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Decision No. 14,023

Appeal of TONIA DIMBO, on behalf of her son, JUSTIN BAIZ, from action of the Board of Education of the City School District of the City of White Plains regarding residency.

Decision No. 14,023

(October 13, 1998)

Plunkett & Jaffe, P.C., attorney for respondent, Marc E. Sharff, Esq., of counsel.

MILLS, Commissioner.--Petitioner appeals the decision of the Board of Education of the City School District of the City of White Plains ("respondent") that her son is not a resident of the district. The appeal must be dismissed.

At the start of the 1997-98 school year, petitioner’s son, Justin, was enrolled in the George Washington Elementary School in respondent's district. Respondent commenced an investigation into petitioner’s residency after Justin consistently arrived late to school. Respondent's investigator conducted a surveillance of petitioner and Justin on December 8 and 9, 1997. On both occasions, the investigator observed petitioner and Justin leaving an apartment at 50 White Street in Tarrytown, and driving to the George Washington Elementary School. A third surveillance was conducted on February 4, 1998. On that occasion, the investigator observed petitioner and Justin leave 50 White Street, drive to 16 Minerva Place, in White Plains, where a man identified as Richard Thomas entered the car, and then drive to George Washington Elementary School. On February 5, 1998 the investigator again observed petitioner leaving the Tarrytown address with her son and taking him directly to school.

In addition, the investigators checked NYNEX computer records and found no listing for petitioner in Westchester County. The investigators also visited petitioner's purported residence at 16 Minerva Place, White Plains, and found no listing for petitioner in the lobby directory or on the mailboxes. The investigators also discovered that the car driven by petitioner was registered to her mother, Frances Kyle, of 50 White Street, Tarrytown. Respondent’s investigator interviewed Richard Thomas of 16 Minerva Place who stated that petitioner was a close friend, occasionally stayed over, but primarily lived with her mother in Tarrytown. The building manager of 50 White Street, Tarrytown informed the investigator that petitioner and her son lived at that apartment complex.

As a result of this investigation, respondent concluded that petitioner did not reside in the district, but was actually living with petitioner's mother or grandmother in Tarrytown. By letter dated January 7, 1998, Robert Greenberg, respondent’s assistant superintendent for pupil services, notified petitioner that based on the district's investigation, her son would no longer be able to attend the district's schools tuition-free. Mr. Greenberg gave petitioner until January 14, 1998 to submit information concerning Justin's residence.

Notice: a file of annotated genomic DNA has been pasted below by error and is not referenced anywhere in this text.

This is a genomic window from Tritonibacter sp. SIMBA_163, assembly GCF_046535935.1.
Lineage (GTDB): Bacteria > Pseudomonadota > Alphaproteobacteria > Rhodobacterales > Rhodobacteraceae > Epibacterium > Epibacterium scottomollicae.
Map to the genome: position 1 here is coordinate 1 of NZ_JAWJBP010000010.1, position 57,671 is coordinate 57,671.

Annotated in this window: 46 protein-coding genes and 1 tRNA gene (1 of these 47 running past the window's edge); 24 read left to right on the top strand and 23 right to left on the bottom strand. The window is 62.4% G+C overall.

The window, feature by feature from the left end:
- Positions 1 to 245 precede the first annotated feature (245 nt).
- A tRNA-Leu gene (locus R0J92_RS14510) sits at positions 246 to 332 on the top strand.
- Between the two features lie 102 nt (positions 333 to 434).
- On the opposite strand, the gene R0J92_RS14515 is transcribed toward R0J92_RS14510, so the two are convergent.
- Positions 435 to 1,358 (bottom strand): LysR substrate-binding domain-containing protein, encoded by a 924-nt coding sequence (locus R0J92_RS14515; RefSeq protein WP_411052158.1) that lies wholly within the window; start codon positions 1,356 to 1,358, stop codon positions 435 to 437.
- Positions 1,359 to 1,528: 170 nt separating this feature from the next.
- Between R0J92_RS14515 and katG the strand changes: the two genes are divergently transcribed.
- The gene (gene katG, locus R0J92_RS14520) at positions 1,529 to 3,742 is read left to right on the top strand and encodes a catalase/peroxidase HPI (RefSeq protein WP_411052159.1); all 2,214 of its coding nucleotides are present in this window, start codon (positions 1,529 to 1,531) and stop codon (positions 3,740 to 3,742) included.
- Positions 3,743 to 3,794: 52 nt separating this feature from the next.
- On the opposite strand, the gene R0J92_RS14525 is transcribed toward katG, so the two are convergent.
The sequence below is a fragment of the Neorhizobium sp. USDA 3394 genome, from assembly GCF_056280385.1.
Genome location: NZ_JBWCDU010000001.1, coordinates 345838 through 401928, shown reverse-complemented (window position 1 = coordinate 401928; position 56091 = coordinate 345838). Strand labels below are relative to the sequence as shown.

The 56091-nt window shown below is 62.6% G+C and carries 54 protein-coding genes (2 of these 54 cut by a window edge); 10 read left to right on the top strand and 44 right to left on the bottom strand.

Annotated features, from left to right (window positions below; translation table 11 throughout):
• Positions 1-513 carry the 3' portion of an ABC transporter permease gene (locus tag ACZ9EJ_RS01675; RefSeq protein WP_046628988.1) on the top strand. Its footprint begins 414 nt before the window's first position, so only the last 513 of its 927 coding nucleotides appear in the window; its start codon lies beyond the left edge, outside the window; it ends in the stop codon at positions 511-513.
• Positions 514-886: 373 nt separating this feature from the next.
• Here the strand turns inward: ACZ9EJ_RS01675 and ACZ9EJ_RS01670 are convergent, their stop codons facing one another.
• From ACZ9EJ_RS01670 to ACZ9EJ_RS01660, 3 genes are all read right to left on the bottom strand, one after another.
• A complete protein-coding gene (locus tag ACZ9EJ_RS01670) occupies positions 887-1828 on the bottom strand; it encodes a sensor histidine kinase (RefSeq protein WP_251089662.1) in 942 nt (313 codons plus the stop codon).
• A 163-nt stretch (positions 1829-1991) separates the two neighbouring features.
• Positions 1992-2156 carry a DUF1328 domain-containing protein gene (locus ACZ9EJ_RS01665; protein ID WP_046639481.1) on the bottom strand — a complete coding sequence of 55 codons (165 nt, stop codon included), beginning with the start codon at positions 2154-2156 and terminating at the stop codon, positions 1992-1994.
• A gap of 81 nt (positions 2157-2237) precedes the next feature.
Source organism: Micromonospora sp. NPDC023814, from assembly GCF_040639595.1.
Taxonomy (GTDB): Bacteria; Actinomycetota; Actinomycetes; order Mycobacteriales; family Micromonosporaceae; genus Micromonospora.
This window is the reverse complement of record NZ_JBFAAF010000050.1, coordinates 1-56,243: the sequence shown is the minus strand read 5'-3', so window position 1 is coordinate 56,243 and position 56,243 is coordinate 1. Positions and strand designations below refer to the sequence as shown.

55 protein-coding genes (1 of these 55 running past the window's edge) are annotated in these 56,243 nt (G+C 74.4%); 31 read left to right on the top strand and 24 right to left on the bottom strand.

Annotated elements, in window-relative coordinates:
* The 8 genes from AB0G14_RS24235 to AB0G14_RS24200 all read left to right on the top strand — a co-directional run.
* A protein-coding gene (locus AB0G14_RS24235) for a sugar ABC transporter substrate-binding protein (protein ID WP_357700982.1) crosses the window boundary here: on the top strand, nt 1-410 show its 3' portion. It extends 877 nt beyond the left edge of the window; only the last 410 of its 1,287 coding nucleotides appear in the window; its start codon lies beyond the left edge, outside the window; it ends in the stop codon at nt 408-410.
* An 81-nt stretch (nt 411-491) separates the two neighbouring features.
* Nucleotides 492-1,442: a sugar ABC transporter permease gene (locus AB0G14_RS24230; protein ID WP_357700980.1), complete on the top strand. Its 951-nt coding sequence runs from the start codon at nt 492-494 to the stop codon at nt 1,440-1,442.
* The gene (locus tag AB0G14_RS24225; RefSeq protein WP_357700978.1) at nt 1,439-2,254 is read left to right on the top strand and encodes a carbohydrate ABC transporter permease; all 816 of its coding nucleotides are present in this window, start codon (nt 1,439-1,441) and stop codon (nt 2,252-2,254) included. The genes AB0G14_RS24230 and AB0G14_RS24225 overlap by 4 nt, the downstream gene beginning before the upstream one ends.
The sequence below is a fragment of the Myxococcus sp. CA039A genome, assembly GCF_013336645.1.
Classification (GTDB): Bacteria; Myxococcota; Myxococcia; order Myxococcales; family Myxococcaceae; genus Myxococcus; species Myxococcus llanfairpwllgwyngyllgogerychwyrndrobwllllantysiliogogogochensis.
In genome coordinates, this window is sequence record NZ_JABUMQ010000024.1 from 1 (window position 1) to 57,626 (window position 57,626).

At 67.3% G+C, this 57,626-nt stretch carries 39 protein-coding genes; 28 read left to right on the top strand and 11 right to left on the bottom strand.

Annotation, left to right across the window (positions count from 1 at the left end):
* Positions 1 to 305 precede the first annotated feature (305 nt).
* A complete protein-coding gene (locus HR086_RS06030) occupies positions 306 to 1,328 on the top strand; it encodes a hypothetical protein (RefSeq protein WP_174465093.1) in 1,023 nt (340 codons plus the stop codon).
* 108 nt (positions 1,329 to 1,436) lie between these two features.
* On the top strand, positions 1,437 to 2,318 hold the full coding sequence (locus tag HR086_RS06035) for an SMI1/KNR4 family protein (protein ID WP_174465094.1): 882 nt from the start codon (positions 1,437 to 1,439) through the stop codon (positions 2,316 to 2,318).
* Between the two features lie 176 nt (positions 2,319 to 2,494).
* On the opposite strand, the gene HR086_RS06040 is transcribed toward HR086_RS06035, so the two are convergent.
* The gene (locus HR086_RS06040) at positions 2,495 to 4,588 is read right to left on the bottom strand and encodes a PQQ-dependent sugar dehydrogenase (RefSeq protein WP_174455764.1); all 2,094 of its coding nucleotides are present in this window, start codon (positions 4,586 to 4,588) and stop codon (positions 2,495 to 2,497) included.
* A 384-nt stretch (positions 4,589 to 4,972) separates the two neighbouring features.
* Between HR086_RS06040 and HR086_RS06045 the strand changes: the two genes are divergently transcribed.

In response, petitioner submitted a residency affidavit, signed by Richard Thomas, her purported landlord, on January 22, 1998. On February 13, 1998 Mr. Greenberg notified petitioner in writing that her son was not a district resident and would be unable to attend the district's schools tuition-free as of February 27, 1998. Petitioner sent a written response to the district on February 16, 1998. Petitioner commenced this appeal on March 4, 1998 and requested interim relief allowing Justin to attend respondent's schools pending a determination in this appeal. Thereafter, respondent continued its investigation by making a site visit to petitioner’s alleged White Plains address and interviewing petitioner and Richard Thomas, her alleged landlord, on March 9, 1998. Petitioner’s request for interim relief was granted on March 13, 1998.

Petitioner claims that she has been living with her mother in Tarrytown on a temporary basis. Petitioner further asserts that she, Justin, Justin's father and her daughter were living at the White Plains address until late 1997 when she began working as a nurse on the 3 to 11 p.m. shift. Petitioner’s mother and grandmother, provided child care while petitioner worked the late shift. Petitioner claimed that because she often worked very late she would stay overnight at her mother's.

In her petition, petitioner alleges that Justin's father is away on business in California for two months and she needs to stay at her mother’s for child care reasons. Additionally, she alleges that she is helping her mother care for her ill father. Petitioner maintains that the family plans to resume its residence in White Plains as soon as Justin's father returns from California. As proof of her residence in White Plains, petitioner submits an affidavit of residence signed by her purported landlord, and the following documents which all list the White Plains address: a 1997 income tax return, a pay stub from petitioner's employer, a student loan account statement, a health insurance premium statement, and an undated voter registration card.